Tuesday 30 January 2018

Toybox REVIEW: Nendoroid Ash Ketchum (Satoshi) & Pikachu

Release Date: December 2017
RRP: 4630 yen

Ever since Good Smile Company first released their original Red Nendoroid way back in 2014 it seems that there's finally a good selection of Pokémon trainer figures on the market. Nendoroid have continued to chip away at characters from all generations of the video games, Kotobukiya and Megahouse have the static figure side of things covered while S.H. Figuarts and Figma finally answered fans prayers for some articulated action figures. To celebrate their 800th Nendoroid release Good Smile finally made the leap from games to anime with a figure not only highly desired, but one that couldn't have been timed any better given the 20th anniversary franchise celebrations. To Japan it may be Satoshi, but to me (and certainly many others reading this review) it's none other than Ash Ketchum together with his partner and best friend Pikachu.

As the 800th Nendoroid Good Smile have given Ash and Pikachu some lavish packaging that sports a little more flare than your average Nendoroid box. As well as adopting a deep blue colourscheme that nicely matches Ash's jacket, the both also features gold foil lettering on the front and spines (where they are also accompanied by gold Poké Ball stencils). The circular window also features a Poké Ball outline over the top, and just above it are the Japanese Pokémon logos together with the Good Smile's own insignia. Curiously the Nendoroid is being marketed as a Pokémon the Movie: I Choose You! release, however the figure itself is based on Ash as he appeared in the series rather than the movie (the key difference between the logo on his hat). Strange, but most fans would likely much prefer the TV version anyway so it was probably a sensible choice. The back of the box swaps the blue out for a bright Pikachu-yellow backdrop, with a number of promotional images set that show off the figure and some of the poses its capable of.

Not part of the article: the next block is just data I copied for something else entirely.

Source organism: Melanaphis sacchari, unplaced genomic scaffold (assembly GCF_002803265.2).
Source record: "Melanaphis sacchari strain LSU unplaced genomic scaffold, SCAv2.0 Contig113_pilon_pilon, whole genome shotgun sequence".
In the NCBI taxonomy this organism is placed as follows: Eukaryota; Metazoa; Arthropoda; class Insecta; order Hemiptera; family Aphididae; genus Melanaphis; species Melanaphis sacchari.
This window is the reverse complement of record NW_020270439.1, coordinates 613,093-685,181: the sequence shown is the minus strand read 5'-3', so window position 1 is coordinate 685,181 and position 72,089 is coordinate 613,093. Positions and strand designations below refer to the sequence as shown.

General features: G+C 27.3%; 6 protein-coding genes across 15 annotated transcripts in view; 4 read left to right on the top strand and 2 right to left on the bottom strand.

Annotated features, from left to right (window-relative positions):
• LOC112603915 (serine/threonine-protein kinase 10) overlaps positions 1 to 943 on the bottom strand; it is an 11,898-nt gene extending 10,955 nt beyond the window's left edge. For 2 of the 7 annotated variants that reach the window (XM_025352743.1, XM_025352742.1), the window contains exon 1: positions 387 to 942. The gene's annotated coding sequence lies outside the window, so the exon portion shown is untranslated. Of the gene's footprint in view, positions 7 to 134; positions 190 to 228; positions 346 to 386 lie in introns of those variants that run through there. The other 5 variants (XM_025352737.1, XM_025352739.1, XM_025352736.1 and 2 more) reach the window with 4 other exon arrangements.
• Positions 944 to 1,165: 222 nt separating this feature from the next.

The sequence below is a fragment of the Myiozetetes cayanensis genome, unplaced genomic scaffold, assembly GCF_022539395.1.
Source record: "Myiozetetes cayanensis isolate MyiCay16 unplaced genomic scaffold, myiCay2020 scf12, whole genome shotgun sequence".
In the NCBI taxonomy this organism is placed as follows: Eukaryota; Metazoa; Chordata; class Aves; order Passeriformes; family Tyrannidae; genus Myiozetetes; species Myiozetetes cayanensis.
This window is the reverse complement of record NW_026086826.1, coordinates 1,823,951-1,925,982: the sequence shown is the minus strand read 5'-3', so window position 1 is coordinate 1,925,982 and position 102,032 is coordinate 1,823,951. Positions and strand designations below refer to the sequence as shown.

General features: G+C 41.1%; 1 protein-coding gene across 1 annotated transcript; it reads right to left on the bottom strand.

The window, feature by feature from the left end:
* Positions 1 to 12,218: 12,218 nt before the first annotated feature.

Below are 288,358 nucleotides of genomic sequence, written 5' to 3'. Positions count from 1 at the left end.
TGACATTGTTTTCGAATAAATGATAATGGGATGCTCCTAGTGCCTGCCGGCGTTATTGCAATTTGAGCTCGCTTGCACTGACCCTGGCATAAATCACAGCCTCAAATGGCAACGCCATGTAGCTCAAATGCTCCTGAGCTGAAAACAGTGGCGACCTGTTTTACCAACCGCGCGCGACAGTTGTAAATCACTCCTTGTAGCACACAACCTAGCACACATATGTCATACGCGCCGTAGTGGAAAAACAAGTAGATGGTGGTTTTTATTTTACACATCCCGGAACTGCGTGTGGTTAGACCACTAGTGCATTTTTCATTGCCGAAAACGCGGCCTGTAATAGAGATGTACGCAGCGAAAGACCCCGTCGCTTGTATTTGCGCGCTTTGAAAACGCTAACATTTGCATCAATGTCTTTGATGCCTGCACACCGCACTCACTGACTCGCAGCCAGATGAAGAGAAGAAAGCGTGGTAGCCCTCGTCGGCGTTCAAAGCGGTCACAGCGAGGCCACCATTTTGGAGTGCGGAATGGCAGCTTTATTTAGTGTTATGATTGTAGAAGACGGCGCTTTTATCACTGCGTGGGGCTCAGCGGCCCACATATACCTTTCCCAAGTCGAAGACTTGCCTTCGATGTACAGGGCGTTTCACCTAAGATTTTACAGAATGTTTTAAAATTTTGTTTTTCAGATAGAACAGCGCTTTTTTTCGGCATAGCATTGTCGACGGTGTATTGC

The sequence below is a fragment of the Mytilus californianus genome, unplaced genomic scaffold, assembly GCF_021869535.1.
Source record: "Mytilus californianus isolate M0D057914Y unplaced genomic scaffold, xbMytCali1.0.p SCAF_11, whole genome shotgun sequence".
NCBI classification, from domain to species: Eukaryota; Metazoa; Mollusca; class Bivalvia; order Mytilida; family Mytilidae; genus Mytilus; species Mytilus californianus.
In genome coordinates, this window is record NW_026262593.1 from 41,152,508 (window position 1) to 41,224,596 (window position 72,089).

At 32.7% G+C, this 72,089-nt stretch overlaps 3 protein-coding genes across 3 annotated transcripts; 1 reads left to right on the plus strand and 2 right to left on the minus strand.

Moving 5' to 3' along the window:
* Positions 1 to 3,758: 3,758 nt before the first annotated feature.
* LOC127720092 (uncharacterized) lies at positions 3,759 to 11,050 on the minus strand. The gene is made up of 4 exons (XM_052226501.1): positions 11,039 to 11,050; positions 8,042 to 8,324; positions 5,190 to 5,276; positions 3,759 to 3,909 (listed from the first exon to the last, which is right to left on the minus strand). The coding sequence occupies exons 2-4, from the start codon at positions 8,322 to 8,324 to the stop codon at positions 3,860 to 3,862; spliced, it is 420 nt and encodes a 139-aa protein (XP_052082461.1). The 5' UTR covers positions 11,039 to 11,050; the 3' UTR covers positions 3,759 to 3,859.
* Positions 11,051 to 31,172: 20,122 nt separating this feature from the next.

While Nendoroids rarely come out looking terrible, it's fair to say that some characters and series lend themselves to the super deformed style far better than others. The Pokémon game characters for example always turned out excellently simply because the aesthetic was very reminiscent of the in-game sprites used from Red/Blue/Yellow all the way up until Black and White. As such even though this is an anime character it isn't surprising to see Ash turn out just as well, but arguably oozing even more character since this is someone fans have seen actually emote on screen. Side by side with the Red Nendoroid it's amazing to see how what is essentially the same character design evolved from game to anime, with Ash's costume sporting a lot more colour and flair than Red's basic (yet striking) colour palette.

Meanwhile thanks to Ash's newfound Nendoroid stature Pikachu isn't perfectly scaled to Ash in terms of game sizes, but matches the Nendoroid proportions perfectly whilst also looking great with Red's starter Pokémon figurines as well. How exactly they've managed it I don't know but GSC have also managed to capture the essence of anime Pikachu in the sculpt, like it's immediately recognisable as Ash's rather than just a generic wild one.